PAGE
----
Reconciling the Irreconcilable? — Exploring the LSS Motion to Adopt the Smudging Ceremony
The Law Students’ Society (LSS) is considering opening Council meetings with a smudging ceremony—a traditional indigenous cleansing ceremony. Jason Mercredi, the new Aboriginal Student Representative, proposed the idea. After the first ceremony was carried out on January 17th, 2016, the LSS President raised a motion to adopt the practice as a regular opening to Council meetings. The subsequent discussion was emotionally charged; the meeting ended with a general sense that there was a need for Council to learn more about the topic.
To have a meaningful conversation about smudging, we need to be conscious of the various paradigms within which we operate. The Western paradigm is the reason some of us think smudging before an LSS meeting violates the sacrosanct division of state and religion. It is the reason why some of us have difficulty understanding smudging as anything other than spiritual. This Western paradigm was and continues to be imposed on Indigenous peoples.
The Western paradigm separates the spiritual and the material, conceives of human nature as fundamentally self-interested, and places the well being of the individual above the collective. We could, and perhaps should, debate whether or not these values are good, but that’s not the point today. The point is that this way of thinking and being was imposed on a people with a fundamentally different worldview.
Today, the LSS is presented with an opportunity to consider embracing an element of an opposing paradigm—one perhaps based on a notion of reality that views the spiritual and material as intertwined.
The LSS and the student body have an opportunity to embrace an element of this worldview and begin to learn about it through reconciliation. Reconciliation is not easy to define in the same way that a smudging ceremony cannot be reduced to a simplistic practice, categorized as wholly spiritual or non-spiritual. But it does not amount to simply accepting a place for Indigenous peoples when it is convenient or when it does not challenge deeply held Western traditions.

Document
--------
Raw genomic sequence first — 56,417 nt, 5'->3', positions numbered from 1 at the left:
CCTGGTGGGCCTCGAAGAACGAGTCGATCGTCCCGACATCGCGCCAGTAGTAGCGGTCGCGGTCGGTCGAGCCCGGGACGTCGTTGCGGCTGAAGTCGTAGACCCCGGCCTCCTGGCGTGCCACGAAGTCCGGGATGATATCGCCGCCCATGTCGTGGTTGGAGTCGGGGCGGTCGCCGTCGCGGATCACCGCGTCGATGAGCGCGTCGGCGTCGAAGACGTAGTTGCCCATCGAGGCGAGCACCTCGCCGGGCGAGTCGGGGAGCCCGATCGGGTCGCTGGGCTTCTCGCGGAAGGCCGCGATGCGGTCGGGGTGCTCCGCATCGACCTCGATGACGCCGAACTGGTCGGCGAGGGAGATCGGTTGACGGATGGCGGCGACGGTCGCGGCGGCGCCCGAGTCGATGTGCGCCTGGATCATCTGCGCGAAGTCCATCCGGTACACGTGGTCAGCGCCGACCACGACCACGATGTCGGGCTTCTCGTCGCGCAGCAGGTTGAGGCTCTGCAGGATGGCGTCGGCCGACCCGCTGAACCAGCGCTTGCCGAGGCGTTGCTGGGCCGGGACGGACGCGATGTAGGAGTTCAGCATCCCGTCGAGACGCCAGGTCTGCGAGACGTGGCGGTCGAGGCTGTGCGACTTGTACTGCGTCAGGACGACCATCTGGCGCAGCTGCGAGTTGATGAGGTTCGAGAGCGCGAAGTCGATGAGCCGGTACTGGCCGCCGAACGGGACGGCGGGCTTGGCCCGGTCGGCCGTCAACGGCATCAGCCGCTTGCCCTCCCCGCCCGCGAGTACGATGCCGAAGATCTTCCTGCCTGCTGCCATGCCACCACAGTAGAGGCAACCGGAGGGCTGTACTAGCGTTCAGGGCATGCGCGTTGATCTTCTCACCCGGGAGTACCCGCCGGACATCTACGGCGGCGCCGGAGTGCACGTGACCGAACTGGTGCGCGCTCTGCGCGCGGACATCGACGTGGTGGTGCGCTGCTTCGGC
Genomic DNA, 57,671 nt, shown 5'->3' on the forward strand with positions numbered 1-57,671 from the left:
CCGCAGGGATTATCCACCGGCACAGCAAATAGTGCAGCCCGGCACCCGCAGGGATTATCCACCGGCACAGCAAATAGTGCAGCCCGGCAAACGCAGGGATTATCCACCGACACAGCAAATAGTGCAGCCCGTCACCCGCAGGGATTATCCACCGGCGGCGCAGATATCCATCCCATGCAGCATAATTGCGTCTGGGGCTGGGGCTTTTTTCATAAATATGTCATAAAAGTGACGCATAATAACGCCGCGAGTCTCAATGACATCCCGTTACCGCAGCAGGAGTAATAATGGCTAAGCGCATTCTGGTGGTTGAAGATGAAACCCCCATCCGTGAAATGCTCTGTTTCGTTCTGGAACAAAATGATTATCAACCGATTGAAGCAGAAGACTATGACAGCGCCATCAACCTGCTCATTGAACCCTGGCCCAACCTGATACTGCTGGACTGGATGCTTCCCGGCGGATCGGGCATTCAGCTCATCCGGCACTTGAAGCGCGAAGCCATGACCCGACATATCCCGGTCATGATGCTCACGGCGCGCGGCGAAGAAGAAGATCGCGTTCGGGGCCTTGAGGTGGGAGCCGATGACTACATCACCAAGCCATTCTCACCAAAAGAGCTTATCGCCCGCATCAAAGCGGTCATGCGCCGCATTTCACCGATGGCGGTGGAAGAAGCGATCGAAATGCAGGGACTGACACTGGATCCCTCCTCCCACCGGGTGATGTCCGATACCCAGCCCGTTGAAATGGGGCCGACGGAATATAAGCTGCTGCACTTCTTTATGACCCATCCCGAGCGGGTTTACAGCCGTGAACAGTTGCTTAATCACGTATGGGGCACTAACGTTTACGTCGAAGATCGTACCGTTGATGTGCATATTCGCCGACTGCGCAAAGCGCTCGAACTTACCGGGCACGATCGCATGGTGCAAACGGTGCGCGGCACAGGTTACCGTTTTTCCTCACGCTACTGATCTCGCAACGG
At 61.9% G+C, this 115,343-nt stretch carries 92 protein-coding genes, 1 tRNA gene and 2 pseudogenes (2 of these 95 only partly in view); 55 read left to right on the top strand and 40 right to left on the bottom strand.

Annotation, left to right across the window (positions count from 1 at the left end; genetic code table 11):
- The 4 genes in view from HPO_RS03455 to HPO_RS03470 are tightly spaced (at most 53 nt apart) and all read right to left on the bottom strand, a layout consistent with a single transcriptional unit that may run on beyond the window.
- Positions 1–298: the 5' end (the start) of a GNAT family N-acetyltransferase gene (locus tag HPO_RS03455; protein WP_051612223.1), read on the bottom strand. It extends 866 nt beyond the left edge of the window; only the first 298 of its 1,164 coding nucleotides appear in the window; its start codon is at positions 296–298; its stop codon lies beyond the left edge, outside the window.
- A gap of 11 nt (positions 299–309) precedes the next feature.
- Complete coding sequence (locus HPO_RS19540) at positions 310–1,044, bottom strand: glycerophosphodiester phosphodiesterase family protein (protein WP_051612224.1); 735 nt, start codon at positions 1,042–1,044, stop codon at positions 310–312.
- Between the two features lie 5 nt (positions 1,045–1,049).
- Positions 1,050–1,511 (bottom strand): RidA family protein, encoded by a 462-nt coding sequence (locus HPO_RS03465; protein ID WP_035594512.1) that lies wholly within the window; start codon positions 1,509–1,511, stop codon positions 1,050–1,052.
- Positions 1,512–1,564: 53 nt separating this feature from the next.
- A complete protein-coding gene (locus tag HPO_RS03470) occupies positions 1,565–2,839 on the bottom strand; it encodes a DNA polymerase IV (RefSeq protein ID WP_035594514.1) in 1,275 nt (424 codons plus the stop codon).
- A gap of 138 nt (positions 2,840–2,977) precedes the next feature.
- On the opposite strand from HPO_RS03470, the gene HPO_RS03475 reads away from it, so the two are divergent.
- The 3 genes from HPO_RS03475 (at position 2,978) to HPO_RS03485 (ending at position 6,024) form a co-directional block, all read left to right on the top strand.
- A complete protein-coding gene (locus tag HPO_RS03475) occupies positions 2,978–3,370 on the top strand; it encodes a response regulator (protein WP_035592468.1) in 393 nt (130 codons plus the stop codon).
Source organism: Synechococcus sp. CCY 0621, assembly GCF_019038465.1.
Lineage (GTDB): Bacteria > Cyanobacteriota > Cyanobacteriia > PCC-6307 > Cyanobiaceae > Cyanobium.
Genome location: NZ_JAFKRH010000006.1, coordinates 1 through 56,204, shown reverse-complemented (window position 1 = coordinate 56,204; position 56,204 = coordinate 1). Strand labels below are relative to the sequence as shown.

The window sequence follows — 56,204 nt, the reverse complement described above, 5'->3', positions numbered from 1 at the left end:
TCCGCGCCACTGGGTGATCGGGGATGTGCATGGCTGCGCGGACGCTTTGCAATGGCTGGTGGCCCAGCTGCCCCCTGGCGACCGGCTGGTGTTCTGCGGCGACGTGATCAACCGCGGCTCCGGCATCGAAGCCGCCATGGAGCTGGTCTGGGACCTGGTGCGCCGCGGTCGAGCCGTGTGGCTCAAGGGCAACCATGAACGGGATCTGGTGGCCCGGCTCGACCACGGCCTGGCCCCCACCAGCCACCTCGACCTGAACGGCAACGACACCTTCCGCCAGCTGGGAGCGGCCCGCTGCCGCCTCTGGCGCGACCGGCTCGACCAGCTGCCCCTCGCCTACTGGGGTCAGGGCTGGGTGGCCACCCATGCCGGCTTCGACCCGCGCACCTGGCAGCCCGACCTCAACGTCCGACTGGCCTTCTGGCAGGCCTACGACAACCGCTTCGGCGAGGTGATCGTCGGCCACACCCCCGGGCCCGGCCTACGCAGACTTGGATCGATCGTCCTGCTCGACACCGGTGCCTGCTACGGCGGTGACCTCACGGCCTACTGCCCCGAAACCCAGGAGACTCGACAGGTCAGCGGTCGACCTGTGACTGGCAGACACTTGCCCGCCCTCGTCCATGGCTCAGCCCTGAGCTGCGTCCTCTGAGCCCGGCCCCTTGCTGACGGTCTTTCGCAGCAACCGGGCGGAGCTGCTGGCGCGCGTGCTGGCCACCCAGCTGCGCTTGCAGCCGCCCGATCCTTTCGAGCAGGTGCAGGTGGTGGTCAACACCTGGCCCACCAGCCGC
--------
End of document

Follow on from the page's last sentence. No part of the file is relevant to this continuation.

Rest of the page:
Reconciliation asks us to emphasize and strive to understand, and when we can’t understand, to trust and adopt a humble posture of learning.
It may also require sacrifice—sacrificing the desire to frame the discussion by our personal investments.
“The LSS and the student body have an opportunity to embrace an element of this worldview and begin to learn about it through reconciliation.”
Some will see this as an affront to our deeply guarded secular society. No doubt religious institutions have dealt the hand of oppression throughout history. However, would a smudging ceremony create this same oppressive relationship?
Others may see this as privileging the spiritual beliefs of one group over another. However, might there be something unique in Canadian-Indigenous relations that render this fear inappropriate?
It is therefore important that a step in this direction is not taken without a deeper understanding of why we are adopting this cultural practice. We cannot adopt this motion based on some vague notion of diversity or palatable trend of the day. Nor can we do it out of a sense of obligation motivated by a superficial “politically correct” respect for Indigenous culture.
Education is key. Unfortunately, many of us have been robbed of thinking outside of our paradigm, just like Indigenous peoples have been robbed of thinking within their paradigm. Oppression takes prisoners on both sides—the oppressor and the oppressed.
Queen’s Law needs a sophisticated understanding of reconciliation and we are privileged to have an Aboriginal Student Representative, such as Jason Mercredi, who can help us work towards achieving this goal.
The Dissent is written jointly by Nika Farahani and Sheida Rezapour, two 3L students.